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That looks like it has interleaved laminations so you'd have to take it apart leaf by leaf. If it's varnished together that would be a lot of work. Find a transformer which has the E laminations that separate easily from the I laminations, and the bobbin with the windings just slips right off. Solder wires to the terminals of the finer windings and you're done. Or, buy a small reel of magnet wire.
I have some chips that would be ideal for this. IPS6401. Temp and current protected MOSFET and driver, automotive grade. I sense an Instructable coming on.
Here's a circuit that works: Taillight Converter
Now you need a woofer. A sewer tile or glazed tile enclosure (sauerkraut crock?) would do it. You could use an offset hole and not mess around with the equalizer. To me the video just sounds like your room, or maybe it's the recording. Better to use a tone sweep and measure the SPL, so you can find the peaks. Caution people that using a different speaker or enclosure size invalidates the design and they have to do the calculations themselves.
Not too many people listen to bare drivers. The enclosure is part of the speaker system like a violin body is to the strings. You're going to need a woofer to go with these midranges, too. The last few seconds of his video, my sub just came alive .... oh, that wasn't his speakers, that was direct.
Open the back on that wooden mounting and you might get some bass out of it. Then use a bigger speaker. Then use a car tyre.
It's a lot easier to scrounge an old transformer and take it apart to get the windings. You can solder the two wires to an audio jack. It's mono, so use the two connections together, with the other wire soldered to the ground. Plug it into an audio amp.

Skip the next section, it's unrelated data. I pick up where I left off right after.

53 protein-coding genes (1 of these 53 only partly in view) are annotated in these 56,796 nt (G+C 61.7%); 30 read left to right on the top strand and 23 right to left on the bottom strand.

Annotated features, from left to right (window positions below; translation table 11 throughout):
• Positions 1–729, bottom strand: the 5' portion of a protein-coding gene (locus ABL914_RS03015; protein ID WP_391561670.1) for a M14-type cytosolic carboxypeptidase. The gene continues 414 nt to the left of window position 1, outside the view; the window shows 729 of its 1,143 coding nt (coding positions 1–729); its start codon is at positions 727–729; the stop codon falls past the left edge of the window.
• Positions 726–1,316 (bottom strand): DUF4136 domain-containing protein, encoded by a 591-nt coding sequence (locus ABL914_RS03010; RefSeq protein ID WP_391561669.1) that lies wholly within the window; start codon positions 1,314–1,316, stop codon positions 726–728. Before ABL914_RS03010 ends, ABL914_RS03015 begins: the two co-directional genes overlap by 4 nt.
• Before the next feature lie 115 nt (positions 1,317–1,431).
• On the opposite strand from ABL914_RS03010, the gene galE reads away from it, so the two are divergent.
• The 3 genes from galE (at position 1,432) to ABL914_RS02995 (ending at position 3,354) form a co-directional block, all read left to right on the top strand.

This is pretty clever. But...I find it's just as quick to plug into the headphone jack to get full fidelity stereo, and you may have enough power to run passive speakers. If you have an amp, you'd get any amount of power you want.
I've zapped many a NiCd this way and got most of them to work. For a while.
If you cover blank areas with tape or big fat marker, you will use less ferric chloride. Connect them all and you'll have a nice ground plane for better shielding.
Small receiving tubes use barium getters, which result in that silvery stuff in the top of the tube that turns white when it goes to air. Not toxic, but don't eat it. Mercury tubes are industrial types, pretty rare. I had some ignitrons that contained pounds of mercury. Fluorescent lamp tubes contain small amounts.
I put strips into a U shaped channel used for mounting shelves. The shape shields your eyes from direct LED light. The other mod I did was to use a PWM dimmer box. They're $3 or so from China. I put an illuminated switch on the box so I can see the switch in the dark. I use a 12V power supply in the basement to power this and a few other gadgets and lights around the house. The only problem I've had is some of the segments have crapped out after almost 2 years of use. You get what you pay for. I over-lit it to begin with, but the gaps look silly. At least they're hard to see because of the shielding of the mounting strip.
You need patience to use solar power. Plus, you don't want to put too much current into a battery.